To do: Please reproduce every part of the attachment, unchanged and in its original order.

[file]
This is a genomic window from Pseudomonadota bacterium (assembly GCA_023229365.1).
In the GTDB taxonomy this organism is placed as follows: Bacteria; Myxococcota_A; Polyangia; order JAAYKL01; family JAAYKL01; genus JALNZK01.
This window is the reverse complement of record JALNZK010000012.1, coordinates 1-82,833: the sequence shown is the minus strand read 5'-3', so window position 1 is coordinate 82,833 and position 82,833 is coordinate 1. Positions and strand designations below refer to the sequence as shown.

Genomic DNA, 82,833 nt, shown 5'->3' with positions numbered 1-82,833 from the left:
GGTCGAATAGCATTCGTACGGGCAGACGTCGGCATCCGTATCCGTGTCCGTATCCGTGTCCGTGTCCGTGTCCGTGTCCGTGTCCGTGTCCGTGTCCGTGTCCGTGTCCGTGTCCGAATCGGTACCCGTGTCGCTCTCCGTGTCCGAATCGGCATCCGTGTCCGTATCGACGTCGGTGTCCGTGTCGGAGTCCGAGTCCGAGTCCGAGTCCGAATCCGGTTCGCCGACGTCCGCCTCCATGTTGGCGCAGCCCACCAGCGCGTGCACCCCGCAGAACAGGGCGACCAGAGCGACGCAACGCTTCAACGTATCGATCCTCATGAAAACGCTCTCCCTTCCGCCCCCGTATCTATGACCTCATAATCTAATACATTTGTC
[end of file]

This is a genomic window from Pseudomonadota bacterium (assembly GCA_023229365.1).
In the GTDB taxonomy this organism is placed as follows: Bacteria; Myxococcota_A; Polyangia; order JAAYKL01; family JAAYKL01; genus JALNZK01.
This window is the reverse complement of record JALNZK010000012.1, coordinates 1-82,833: the sequence shown is the minus strand read 5'-3', so window position 1 is coordinate 82,833 and position 82,833 is coordinate 1. Positions and strand designations below refer to the sequence as shown.

Genomic DNA, 82,833 nt, shown 5'->3' with positions numbered 1-82,833 from the left:
GGTCGAATAGCATTCGTACGGGCAGACGTCGGCATCCGTATCCGTGTCCGTATCCGTGTCCGTGTCCGTGTCCGTGTCCGTGTCCGTGTCCGTGTCCGTGTCCGTGTCCGTGTCCGAATCGGTACCCGTGTCGCTCTCCGTGTCCGAATCGGCATCCGTGTCCGTATCGACGTCGGTGTCCGTGTCGGAGTCCGAGTCCGAGTCCGAGTCCGAATCCGGTTCGCCGACGTCCGCCTCCATGTTGGCGCAGCCCACCAGCGCGTGCACCCCGCAGAACAGGGCGACCAGAGCGACGCAACGCTTCAACGTATCGATCCTCATGAAAACGCTCTCCCTTCCGCCCCCGTATCTATGACCTCATAATCTAATACATTTGTC